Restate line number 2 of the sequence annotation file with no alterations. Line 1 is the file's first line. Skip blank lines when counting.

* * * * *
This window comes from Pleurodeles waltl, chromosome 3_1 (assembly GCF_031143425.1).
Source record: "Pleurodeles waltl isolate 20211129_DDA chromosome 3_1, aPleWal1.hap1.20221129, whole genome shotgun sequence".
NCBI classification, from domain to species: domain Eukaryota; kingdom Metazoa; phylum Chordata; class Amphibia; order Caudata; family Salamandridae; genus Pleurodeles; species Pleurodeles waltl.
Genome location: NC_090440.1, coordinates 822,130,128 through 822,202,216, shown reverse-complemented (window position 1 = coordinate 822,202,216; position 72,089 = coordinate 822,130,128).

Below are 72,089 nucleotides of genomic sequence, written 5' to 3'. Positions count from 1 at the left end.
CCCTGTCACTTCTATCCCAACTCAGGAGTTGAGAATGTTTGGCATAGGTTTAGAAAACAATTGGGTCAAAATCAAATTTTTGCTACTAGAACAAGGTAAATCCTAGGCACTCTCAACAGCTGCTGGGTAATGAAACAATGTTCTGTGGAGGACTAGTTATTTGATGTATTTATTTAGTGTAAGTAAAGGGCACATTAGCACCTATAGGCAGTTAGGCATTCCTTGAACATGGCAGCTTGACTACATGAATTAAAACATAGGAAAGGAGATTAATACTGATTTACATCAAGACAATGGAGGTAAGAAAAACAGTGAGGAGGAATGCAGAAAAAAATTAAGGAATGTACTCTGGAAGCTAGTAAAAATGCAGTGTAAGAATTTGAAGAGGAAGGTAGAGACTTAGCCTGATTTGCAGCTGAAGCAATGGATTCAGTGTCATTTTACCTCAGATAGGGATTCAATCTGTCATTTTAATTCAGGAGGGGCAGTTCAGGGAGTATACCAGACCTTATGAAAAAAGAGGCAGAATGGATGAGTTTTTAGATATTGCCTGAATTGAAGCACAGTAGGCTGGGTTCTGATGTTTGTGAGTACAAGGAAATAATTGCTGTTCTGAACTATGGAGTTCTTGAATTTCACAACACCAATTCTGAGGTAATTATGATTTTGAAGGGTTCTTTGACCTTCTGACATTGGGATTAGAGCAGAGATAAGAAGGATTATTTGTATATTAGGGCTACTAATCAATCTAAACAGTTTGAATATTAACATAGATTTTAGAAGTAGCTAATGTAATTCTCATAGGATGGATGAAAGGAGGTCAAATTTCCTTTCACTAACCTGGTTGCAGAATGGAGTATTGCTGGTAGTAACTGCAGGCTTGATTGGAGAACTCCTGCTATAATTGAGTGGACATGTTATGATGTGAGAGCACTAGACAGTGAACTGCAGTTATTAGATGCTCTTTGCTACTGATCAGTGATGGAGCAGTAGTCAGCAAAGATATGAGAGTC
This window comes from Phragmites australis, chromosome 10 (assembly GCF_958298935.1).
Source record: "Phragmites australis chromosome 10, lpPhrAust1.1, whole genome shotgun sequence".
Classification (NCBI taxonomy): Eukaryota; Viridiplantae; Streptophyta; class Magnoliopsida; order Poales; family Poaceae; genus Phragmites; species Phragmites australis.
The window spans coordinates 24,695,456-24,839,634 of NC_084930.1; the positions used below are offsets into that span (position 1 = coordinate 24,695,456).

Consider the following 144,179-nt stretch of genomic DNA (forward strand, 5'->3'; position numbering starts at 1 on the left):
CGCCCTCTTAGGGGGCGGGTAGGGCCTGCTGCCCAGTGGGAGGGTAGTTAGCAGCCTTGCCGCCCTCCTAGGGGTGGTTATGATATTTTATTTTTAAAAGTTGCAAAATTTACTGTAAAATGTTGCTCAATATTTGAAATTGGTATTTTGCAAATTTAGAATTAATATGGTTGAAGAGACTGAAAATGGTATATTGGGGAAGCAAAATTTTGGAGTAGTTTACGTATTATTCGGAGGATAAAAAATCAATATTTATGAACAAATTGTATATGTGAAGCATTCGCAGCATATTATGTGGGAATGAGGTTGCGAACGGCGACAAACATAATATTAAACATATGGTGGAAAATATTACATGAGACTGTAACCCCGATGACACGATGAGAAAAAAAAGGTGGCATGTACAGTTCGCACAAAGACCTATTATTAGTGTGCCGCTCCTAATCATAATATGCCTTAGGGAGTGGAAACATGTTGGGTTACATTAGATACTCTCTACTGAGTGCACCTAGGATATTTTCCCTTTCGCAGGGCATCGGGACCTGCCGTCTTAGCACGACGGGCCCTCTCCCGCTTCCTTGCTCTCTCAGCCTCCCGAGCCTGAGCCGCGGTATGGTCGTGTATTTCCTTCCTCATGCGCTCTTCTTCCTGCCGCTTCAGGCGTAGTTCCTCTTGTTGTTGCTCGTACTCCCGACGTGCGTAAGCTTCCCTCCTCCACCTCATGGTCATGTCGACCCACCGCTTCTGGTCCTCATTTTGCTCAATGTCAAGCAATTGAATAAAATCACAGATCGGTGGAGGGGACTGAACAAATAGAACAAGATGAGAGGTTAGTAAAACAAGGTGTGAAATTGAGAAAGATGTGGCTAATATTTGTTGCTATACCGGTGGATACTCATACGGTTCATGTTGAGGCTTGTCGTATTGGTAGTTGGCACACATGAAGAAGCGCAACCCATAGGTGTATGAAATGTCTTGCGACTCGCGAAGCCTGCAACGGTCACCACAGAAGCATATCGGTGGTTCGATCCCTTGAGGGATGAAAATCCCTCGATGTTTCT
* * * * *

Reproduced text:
Source record: "Pleurodeles waltl isolate 20211129_DDA chromosome 3_1, aPleWal1.hap1.20221129, whole genome shotgun sequence".